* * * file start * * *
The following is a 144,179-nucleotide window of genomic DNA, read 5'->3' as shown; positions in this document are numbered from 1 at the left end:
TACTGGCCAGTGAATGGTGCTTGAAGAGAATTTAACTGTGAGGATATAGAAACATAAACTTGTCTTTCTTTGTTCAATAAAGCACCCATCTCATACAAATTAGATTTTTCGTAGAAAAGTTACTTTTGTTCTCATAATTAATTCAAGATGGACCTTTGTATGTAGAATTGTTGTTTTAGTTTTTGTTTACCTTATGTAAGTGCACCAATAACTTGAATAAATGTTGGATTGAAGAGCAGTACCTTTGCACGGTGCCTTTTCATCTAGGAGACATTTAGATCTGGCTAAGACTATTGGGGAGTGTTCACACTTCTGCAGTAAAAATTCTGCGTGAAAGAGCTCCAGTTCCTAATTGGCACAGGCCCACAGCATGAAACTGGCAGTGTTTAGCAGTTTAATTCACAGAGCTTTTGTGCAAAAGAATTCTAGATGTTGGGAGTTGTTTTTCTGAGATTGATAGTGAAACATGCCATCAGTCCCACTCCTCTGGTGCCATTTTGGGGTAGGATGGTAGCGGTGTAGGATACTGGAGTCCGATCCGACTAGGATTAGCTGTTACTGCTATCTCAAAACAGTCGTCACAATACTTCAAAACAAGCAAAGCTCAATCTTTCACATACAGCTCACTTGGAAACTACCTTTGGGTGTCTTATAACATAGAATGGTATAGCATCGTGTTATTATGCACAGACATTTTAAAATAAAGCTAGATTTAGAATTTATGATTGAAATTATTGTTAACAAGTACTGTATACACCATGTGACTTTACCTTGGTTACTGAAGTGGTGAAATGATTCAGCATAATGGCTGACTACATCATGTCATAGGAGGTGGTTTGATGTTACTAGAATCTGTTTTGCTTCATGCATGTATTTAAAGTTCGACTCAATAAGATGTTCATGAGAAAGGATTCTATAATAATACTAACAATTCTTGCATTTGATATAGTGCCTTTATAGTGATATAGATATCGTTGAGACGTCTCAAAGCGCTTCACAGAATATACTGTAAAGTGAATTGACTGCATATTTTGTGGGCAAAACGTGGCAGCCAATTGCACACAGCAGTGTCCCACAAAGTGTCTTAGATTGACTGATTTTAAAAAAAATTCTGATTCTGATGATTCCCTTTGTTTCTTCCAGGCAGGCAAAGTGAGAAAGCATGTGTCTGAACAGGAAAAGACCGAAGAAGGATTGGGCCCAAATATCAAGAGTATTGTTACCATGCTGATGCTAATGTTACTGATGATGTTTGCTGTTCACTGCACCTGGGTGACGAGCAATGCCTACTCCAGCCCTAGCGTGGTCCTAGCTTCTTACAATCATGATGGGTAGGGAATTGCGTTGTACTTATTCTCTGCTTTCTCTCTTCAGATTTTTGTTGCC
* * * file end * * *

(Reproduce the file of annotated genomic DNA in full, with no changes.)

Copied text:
The following is a 144,179-nucleotide window of genomic DNA, read 5'->3' as shown; positions in this document are numbered from 1 at the left end:
TACTGGCCAGTGAATGGTGCTTGAAGAGAATTTAACTGTGAGGATATAGAAACATAAACTTGTCTTTCTTTGTTCAATAAAGCACCCATCTCATACAAATTAGATTTTTCGTAGAAAAGTTACTTTTGTTCTCATAATTAATTCAAGATGGACCTTTGTATGTAGAATTGTTGTTTTAGTTTTTGTTTACCTTATGTAAGTGCACCAATAACTTGAATAAATGTTGGATTGAAGAGCAGTACCTTTGCACGGTGCCTTTTCATCTAGGAGACATTTAGATCTGGCTAAGACTATTGGGGAGTGTTCACACTTCTGCAGTAAAAATTCTGCGTGAAAGAGCTCCAGTTCCTAATTGGCACAGGCCCACAGCATGAAACTGGCAGTGTTTAGCAGTTTAATTCACAGAGCTTTTGTGCAAAAGAATTCTAGATGTTGGGAGTTGTTTTTCTGAGATTGATAGTGAAACATGCCATCAGTCCCACTCCTCTGGTGCCATTTTGGGGTAGGATGGTAGCGGTGTAGGATACTGGAGTCCGATCCGACTAGGATTAGCTGTTACTGCTATCTCAAAACAGTCGTCACAATACTTCAAAACAAGCAAAGCTCAATCTTTCACATACAGCTCACTTGGAAACTACCTTTGGGTGTCTTATAACATAGAATGGTATAGCATCGTGTTATTATGCACAGACATTTTAAAATAAAGCTAGATTTAGAATTTATGATTGAAATTATTGTTAACAAGTACTGTATACACCATGTGACTTTACCTTGGTTACTGAAGTGGTGAAATGATTCAGCATAATGGCTGACTACATCATGTCATAGGAGGTGGTTTGATGTTACTAGAATCTGTTTTGCTTCATGCATGTATTTAAAGTTCGACTCAATAAGATGTTCATGAGAAAGGATTCTATAATAATACTAACAATTCTTGCATTTGATATAGTGCCTTTATAGTGATATAGATATCGTTGAGACGTCTCAAAGCGCTTCACAGAATATACTGTAAAGTGAATTGACTGCATATTTTGTGGGCAAAACGTGGCAGCCAATTGCACACAGCAGTGTCCCACAAAGTGTCTTAGATTGACTGATTTTAAAAAAAATTCTGATTCTGATGATTCCCTTTGTTTCTTCCAGGCAGGCAAAGTGAGAAAGCATGTGTCTGAACAGGAAAAGACCGAAGAAGGATTGGGCCCAAATATCAAGAGTATTGTTACCATGCTGATGCTAATGTTACTGATGATGTTTGCTGTTCACTGCACCTGGGTGACGAGCAATGCCTACTCCAGCCCTAGCGTGGTCCTAGCTTCTTACAATCATGATGGGTAGGGAATTGCGTTGTACTTATTCTCTGCTTTCTCTCTTCAGATTTTTGTTGCC